Author Topic: DTI ratio's  (Read 3156 times)

Bilgefisher

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DTI ratio's
« on: October 26, 2011, 02:51:13 PM »
Ive been playing with the lendstats calculators again.

I found that the lower DTI ratio's may not always be best.  The best returns are for loans within 30-40% DTI.  Lower DTI's actually have a higher default rate. Not entirely sure the reason.

When I started looking at only D, E and HR loans on prosper, a lower DTI proved to be be better.
I found repeat borrowers (30 payment minimum) in D-HR with lower DTi gave some of the best ROI provided.  Loans are limited though and that certainly has an effect.  But with 190+ loans with a ROI of 24% its certainly a bit of an eye opener.  The avg loan age was 10 months.

Any other observations out there on this?

kylew

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Re: DTI ratio's
« Reply #1 on: October 27, 2011, 08:44:14 PM »
With the DTI ratio, I wonder if those borrowers who have a slightly higher ratio have more skill in managing debt.  They haven't racked up a huge amount given their income, but they still know how to pay their bills and keep their head above water. 

It is just a guess, but I wonder if they have earlier first credit lines on avg, a longer history of credit.  Lower DTI's could be younger lenders, not as experienced with handling their debt.  This is all just conjecture on my part.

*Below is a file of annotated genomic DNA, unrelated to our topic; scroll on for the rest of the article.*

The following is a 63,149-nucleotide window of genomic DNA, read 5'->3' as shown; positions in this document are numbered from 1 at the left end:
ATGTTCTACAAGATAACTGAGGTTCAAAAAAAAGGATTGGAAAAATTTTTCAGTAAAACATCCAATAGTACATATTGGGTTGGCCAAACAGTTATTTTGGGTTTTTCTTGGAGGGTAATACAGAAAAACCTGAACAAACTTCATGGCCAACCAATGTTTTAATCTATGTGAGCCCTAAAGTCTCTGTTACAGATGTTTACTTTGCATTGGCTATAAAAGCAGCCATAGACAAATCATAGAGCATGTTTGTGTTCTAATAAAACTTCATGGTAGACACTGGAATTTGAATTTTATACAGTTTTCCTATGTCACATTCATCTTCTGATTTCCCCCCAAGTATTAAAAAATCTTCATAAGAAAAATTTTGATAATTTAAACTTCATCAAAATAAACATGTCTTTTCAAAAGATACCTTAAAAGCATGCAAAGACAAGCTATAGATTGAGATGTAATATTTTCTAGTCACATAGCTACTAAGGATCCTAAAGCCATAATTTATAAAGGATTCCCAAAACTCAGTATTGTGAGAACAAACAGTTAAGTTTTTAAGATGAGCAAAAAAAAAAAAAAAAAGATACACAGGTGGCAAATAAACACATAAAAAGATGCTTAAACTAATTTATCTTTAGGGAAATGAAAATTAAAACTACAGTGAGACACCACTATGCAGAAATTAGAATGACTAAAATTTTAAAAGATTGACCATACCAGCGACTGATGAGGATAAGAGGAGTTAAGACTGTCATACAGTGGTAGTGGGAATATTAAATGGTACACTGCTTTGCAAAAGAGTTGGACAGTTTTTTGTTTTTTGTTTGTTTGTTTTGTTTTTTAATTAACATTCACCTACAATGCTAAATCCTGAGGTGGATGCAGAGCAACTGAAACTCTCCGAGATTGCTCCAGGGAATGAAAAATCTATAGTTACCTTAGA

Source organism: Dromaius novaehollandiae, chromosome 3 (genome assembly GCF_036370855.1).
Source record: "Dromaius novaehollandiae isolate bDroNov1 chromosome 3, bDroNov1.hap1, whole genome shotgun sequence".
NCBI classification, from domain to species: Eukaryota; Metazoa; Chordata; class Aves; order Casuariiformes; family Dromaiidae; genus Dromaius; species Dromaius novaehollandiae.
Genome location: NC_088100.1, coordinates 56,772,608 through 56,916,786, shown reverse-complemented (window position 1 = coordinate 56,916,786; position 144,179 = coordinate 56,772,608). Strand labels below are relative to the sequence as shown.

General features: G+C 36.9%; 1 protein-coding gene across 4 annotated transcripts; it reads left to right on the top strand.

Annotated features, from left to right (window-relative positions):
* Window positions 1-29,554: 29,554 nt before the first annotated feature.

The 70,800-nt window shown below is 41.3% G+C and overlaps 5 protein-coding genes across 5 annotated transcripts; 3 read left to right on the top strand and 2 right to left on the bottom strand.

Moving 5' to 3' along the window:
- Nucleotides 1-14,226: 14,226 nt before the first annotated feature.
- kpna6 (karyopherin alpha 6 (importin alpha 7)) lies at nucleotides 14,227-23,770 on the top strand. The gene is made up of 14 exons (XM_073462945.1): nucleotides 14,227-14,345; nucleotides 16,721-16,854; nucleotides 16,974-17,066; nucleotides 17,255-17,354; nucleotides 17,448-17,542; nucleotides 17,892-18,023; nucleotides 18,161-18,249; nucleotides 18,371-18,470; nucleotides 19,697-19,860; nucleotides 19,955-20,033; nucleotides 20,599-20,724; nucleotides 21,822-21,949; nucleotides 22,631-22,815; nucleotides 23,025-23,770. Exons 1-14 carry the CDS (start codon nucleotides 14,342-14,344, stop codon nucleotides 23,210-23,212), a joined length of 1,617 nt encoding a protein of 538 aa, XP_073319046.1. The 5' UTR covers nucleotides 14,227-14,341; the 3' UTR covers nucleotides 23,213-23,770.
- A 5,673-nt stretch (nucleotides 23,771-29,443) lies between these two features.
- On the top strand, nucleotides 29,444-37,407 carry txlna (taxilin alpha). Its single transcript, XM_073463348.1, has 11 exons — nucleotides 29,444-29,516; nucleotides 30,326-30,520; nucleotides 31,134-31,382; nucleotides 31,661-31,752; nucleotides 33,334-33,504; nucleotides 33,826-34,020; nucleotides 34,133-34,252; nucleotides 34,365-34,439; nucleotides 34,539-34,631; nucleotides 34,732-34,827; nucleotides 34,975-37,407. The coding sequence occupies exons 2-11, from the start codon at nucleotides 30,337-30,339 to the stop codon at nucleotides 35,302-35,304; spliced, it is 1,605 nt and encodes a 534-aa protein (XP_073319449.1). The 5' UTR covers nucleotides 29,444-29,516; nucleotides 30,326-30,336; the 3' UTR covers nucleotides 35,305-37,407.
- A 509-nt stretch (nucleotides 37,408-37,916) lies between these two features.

I did the complete breakdown for all loans in 2010 and 2011 on lendstats though and I question whether the results are statistically significant.  Yes lendstats shows them as having variation, but are these samples large enough given the 1 or 2 percent difference in most cases to be considered a statistically significant difference.   If they aren't, is it something you would still follow when selecting loans?

Bilgefisher

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Re: DTI ratio's
« Reply #2 on: October 28, 2011, 09:52:00 AM »
kylew, you make a good point.  They may not be statistically significant.  1 more or less default could easily change the return. Unfortunately with a limited number of loans, its all I have to go by.

Peter

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Re: DTI ratio's
« Reply #3 on: October 28, 2011, 12:45:17 PM »
This is the problem with these calculations. I have run queries against Prosper 2.0 loans and recorded the ROI and then back three months later and the ROI for the same query has changed significantly (by more than 2%). Unless you have a base of several thousand loans with an average age of more than 18 months it is difficult to gauge whether a query is statistically significant.

Even when it is not, though, I still use it as a guide but I will just go back and check to make sure the ROI is still holding up.
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